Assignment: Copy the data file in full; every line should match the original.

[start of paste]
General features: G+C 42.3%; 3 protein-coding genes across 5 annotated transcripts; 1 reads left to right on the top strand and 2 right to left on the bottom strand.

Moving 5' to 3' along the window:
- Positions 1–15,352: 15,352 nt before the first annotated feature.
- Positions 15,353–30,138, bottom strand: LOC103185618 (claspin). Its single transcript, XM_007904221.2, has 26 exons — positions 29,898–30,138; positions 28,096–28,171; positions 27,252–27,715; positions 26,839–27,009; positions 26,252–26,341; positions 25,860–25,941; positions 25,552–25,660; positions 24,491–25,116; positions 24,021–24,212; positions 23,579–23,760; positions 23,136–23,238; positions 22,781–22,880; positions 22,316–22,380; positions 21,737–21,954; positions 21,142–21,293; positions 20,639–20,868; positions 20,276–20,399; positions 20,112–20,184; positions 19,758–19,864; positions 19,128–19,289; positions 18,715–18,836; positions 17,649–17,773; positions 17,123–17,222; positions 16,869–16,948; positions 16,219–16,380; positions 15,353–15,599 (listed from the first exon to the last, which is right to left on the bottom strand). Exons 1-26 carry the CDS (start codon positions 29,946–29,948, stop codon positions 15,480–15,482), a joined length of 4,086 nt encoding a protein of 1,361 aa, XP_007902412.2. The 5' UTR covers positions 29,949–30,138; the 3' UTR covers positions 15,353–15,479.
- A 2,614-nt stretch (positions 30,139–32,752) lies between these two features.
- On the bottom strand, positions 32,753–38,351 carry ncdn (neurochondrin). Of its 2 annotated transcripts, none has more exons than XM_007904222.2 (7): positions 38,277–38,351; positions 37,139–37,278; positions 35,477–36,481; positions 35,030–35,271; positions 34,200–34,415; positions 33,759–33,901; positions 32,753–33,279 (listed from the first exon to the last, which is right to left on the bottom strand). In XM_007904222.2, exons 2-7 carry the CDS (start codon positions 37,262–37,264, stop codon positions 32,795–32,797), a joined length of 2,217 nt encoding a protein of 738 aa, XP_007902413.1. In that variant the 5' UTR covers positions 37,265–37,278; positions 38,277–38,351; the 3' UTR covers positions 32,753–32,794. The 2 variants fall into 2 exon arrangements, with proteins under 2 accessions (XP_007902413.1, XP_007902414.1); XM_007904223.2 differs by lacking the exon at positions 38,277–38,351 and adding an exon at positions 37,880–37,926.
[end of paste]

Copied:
General features: G+C 42.3%; 3 protein-coding genes across 5 annotated transcripts; 1 reads left to right on the top strand and 2 right to left on the bottom strand.

Moving 5' to 3' along the window:
- Positions 1–15,352: 15,352 nt before the first annotated feature.
- Positions 15,353–30,138, bottom strand: LOC103185618 (claspin). Its single transcript, XM_007904221.2, has 26 exons — positions 29,898–30,138; positions 28,096–28,171; positions 27,252–27,715; positions 26,839–27,009; positions 26,252–26,341; positions 25,860–25,941; positions 25,552–25,660; positions 24,491–25,116; positions 24,021–24,212; positions 23,579–23,760; positions 23,136–23,238; positions 22,781–22,880; positions 22,316–22,380; positions 21,737–21,954; positions 21,142–21,293; positions 20,639–20,868; positions 20,276–20,399; positions 20,112–20,184; positions 19,758–19,864; positions 19,128–19,289; positions 18,715–18,836; positions 17,649–17,773; positions 17,123–17,222; positions 16,869–16,948; positions 16,219–16,380; positions 15,353–15,599 (listed from the first exon to the last, which is right to left on the bottom strand). Exons 1-26 carry the CDS (start codon positions 29,946–29,948, stop codon positions 15,480–15,482), a joined length of 4,086 nt encoding a protein of 1,361 aa, XP_007902412.2. The 5' UTR covers positions 29,949–30,138; the 3' UTR covers positions 15,353–15,479.
- A 2,614-nt stretch (positions 30,139–32,752) lies between these two features.
- On the bottom strand, positions 32,753–38,351 carry ncdn (neurochondrin). Of its 2 annotated transcripts, none has more exons than XM_007904222.2 (7): positions 38,277–38,351; positions 37,139–37,278; positions 35,477–36,481; positions 35,030–35,271; positions 34,200–34,415; positions 33,759–33,901; positions 32,753–33,279 (listed from the first exon to the last, which is right to left on the bottom strand). In XM_007904222.2, exons 2-7 carry the CDS (start codon positions 37,262–37,264, stop codon positions 32,795–32,797), a joined length of 2,217 nt encoding a protein of 738 aa, XP_007902413.1. In that variant the 5' UTR covers positions 37,265–37,278; positions 38,277–38,351; the 3' UTR covers positions 32,753–32,794. The 2 variants fall into 2 exon arrangements, with proteins under 2 accessions (XP_007902413.1, XP_007902414.1); XM_007904223.2 differs by lacking the exon at positions 38,277–38,351 and adding an exon at positions 37,880–37,926.